But the biggest question surrounding a body like that will be how he handles and controls it on the field. Controlling one’s balance and rhythm at that size with those levers, frankly, is why a lot of hitters fail to produce after high school. The mechanics of the swing at that size become increasingly difficult to repeat. It was the biggest knock on Aaron Judge when he was drafted out of Fresno State in 2013. Sure, he’s big and powerful and can impact a baseball... but can someone that size handle velocity and advanced breaking stuff?
Judge proved doubters wrong.
Wood will likely battle a similar narrative as we approach the 2021 MLB Draft, though he’s got characteristics about his game that lead me to believe he’ll be just fine. He’s plenty athletic for his size, and he body projects really well.
Let’s dive in.
TOOLS (Future Value)
Update: it’s been a difficult start to the spring for Wood. He’s expanding the zone and striking out more than he did in 2020. Something to watch.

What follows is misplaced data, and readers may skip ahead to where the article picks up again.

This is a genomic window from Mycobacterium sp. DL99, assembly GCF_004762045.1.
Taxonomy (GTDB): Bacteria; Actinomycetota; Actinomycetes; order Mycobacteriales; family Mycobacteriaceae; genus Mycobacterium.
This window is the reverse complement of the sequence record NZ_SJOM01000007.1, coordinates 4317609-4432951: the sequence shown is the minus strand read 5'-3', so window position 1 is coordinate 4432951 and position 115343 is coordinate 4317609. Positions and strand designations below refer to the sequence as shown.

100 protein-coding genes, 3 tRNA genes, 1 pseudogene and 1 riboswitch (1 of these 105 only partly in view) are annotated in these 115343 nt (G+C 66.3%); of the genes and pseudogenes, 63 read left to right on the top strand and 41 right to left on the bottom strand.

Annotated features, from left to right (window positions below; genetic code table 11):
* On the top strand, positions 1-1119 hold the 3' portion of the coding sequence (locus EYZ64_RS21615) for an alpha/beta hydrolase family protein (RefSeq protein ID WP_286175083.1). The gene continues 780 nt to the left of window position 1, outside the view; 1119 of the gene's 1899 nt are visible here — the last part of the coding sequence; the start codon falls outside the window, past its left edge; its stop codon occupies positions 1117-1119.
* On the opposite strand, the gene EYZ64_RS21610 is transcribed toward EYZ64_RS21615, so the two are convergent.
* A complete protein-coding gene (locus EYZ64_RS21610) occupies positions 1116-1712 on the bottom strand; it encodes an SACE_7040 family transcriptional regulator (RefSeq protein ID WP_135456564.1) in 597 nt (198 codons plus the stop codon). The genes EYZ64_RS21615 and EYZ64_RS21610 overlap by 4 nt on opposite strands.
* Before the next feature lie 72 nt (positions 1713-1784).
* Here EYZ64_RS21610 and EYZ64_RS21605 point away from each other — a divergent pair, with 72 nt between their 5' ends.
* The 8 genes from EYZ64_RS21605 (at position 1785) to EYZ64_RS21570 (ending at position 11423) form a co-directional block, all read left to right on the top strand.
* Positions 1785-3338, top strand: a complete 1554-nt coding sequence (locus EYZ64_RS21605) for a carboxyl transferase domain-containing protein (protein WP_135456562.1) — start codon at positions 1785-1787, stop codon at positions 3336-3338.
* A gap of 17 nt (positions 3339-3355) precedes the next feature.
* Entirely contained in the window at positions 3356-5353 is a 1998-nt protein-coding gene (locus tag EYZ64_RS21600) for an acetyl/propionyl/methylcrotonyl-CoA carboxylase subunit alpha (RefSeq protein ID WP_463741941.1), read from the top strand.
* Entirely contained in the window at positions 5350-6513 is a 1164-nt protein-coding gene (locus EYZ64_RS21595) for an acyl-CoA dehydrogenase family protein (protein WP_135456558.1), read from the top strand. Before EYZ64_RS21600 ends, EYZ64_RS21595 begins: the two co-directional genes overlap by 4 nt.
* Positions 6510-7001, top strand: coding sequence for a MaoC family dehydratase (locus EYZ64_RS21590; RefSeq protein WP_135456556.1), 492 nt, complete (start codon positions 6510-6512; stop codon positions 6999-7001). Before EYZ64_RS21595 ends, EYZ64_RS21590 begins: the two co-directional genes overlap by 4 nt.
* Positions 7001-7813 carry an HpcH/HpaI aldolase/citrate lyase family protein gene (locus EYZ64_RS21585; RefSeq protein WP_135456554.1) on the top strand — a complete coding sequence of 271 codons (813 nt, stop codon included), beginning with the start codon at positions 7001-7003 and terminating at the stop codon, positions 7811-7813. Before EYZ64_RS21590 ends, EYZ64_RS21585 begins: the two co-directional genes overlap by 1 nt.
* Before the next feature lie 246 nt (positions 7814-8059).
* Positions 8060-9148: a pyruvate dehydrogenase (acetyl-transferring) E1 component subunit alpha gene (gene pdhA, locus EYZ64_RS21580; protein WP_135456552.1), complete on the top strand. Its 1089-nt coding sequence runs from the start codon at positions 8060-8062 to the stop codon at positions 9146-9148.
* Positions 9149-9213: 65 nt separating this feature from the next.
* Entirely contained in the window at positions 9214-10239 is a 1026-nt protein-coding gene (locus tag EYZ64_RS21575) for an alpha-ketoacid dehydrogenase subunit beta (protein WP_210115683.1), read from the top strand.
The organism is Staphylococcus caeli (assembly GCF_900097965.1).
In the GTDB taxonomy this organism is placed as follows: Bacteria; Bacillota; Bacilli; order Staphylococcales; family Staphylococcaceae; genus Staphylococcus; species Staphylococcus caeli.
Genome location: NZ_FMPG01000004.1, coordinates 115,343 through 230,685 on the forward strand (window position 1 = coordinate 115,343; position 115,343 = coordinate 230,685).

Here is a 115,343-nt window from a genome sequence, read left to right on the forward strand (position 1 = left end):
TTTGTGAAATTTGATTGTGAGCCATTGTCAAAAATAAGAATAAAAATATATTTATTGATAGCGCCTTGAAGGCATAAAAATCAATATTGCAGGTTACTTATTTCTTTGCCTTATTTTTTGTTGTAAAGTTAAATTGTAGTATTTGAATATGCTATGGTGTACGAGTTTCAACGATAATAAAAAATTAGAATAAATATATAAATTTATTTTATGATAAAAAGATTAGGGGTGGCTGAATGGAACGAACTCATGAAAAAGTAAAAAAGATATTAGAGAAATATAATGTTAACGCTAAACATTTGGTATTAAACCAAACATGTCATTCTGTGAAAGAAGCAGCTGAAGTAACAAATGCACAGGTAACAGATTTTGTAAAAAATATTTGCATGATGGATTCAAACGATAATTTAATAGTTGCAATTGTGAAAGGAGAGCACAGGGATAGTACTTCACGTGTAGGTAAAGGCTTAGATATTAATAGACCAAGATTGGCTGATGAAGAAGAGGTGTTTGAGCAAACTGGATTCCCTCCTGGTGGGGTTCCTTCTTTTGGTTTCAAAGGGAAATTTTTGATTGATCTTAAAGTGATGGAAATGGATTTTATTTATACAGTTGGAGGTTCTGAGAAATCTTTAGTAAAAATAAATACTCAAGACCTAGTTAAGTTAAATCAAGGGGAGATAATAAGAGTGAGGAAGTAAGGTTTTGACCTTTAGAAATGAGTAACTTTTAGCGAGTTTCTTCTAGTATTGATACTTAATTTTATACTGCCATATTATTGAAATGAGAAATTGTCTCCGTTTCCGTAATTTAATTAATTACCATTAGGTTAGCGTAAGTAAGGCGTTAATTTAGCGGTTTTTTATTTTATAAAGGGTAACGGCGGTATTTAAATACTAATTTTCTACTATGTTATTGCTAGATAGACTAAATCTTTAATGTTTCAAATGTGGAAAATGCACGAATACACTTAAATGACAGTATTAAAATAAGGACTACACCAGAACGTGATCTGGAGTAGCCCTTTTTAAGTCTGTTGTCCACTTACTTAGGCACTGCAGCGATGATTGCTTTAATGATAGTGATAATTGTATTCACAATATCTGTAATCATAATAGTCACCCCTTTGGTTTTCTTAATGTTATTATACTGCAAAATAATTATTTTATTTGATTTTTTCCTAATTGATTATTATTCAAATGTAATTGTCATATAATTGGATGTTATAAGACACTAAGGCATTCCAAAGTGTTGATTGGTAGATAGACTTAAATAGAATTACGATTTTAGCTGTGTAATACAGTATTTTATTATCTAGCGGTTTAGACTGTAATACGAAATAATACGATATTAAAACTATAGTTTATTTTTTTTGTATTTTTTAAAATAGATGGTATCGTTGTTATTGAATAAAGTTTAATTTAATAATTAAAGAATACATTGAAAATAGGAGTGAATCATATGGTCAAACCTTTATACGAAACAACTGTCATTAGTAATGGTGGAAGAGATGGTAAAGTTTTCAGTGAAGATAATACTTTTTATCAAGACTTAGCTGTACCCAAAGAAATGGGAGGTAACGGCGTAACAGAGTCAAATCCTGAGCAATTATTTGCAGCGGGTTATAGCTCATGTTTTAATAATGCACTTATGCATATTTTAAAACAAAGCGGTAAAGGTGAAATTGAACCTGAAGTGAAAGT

Wood is a left-handed hitter with incredible hands. His ability to cover the entire strike zone is unmatched. His quick wrists and barrel control is among the best in this class.
Wood’s approach at the plate is quiet and understated. He begins with an upright posture with low hands and a narrow, slightly open stance. Wood rests the bat on his back shoulder, calmly awaiting the pitcher’s delivery. There’s no tension in his setup -- calm and collected.
There’s a little bat waggle before dropping his hands into a firing position and throwing them through the zone. The entire operation is easy and loose and understated. The impact, however is violent. Wood possesses excellent hand speed and accompanying bat speed. It’s a super linear approach to hitting, allowing him to play with the entire field, foul pole to foul pole.
Wood has performed at every step on the summer circuit too. He mashed pitching at the PG High School Showdown in March. He was arguably the best hitter at East Coast Pro this year too, going 7 for 11 with three extra-base hits including a home run. Then he’d beat up pitching at the Ultimate Baseball Championship in July. All this, after batting .472 his sophomore year at Perfect Game events.
Wood has been exposed in a few cases against righties who throw a good slider at a lefty’s back foot. That’s one of the risks/liabilities for tall players with long levers. It’s tough to get down and cover that slot.